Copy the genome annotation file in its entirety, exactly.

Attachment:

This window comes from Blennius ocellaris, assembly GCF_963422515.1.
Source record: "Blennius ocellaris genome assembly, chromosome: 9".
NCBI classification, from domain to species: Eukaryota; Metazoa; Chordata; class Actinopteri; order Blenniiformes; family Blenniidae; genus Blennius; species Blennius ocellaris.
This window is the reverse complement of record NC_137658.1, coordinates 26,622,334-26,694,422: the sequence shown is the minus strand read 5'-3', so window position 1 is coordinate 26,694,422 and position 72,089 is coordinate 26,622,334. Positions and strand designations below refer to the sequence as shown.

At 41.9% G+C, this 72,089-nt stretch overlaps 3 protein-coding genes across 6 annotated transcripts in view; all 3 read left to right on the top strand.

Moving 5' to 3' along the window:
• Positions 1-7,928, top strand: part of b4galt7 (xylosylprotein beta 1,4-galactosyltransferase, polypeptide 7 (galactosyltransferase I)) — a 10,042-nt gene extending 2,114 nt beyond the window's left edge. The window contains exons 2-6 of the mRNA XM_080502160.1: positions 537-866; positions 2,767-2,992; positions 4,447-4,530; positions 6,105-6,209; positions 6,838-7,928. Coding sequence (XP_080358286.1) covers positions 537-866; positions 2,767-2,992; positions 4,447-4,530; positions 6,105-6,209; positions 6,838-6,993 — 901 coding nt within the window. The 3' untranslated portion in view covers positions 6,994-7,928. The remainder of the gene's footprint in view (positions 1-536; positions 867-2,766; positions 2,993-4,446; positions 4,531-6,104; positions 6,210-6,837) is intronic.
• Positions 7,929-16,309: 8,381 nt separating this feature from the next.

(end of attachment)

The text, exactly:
This window comes from Blennius ocellaris, assembly GCF_963422515.1.
Source record: "Blennius ocellaris genome assembly, chromosome: 9".
NCBI classification, from domain to species: Eukaryota; Metazoa; Chordata; class Actinopteri; order Blenniiformes; family Blenniidae; genus Blennius; species Blennius ocellaris.
This window is the reverse complement of record NC_137658.1, coordinates 26,622,334-26,694,422: the sequence shown is the minus strand read 5'-3', so window position 1 is coordinate 26,694,422 and position 72,089 is coordinate 26,622,334. Positions and strand designations below refer to the sequence as shown.

At 41.9% G+C, this 72,089-nt stretch overlaps 3 protein-coding genes across 6 annotated transcripts in view; all 3 read left to right on the top strand.

Moving 5' to 3' along the window:
• Positions 1-7,928, top strand: part of b4galt7 (xylosylprotein beta 1,4-galactosyltransferase, polypeptide 7 (galactosyltransferase I)) — a 10,042-nt gene extending 2,114 nt beyond the window's left edge. The window contains exons 2-6 of the mRNA XM_080502160.1: positions 537-866; positions 2,767-2,992; positions 4,447-4,530; positions 6,105-6,209; positions 6,838-7,928. Coding sequence (XP_080358286.1) covers positions 537-866; positions 2,767-2,992; positions 4,447-4,530; positions 6,105-6,209; positions 6,838-6,993 — 901 coding nt within the window. The 3' untranslated portion in view covers positions 6,994-7,928. The remainder of the gene's footprint in view (positions 1-536; positions 867-2,766; positions 2,993-4,446; positions 4,531-6,104; positions 6,210-6,837) is intronic.
• Positions 7,929-16,309: 8,381 nt separating this feature from the next.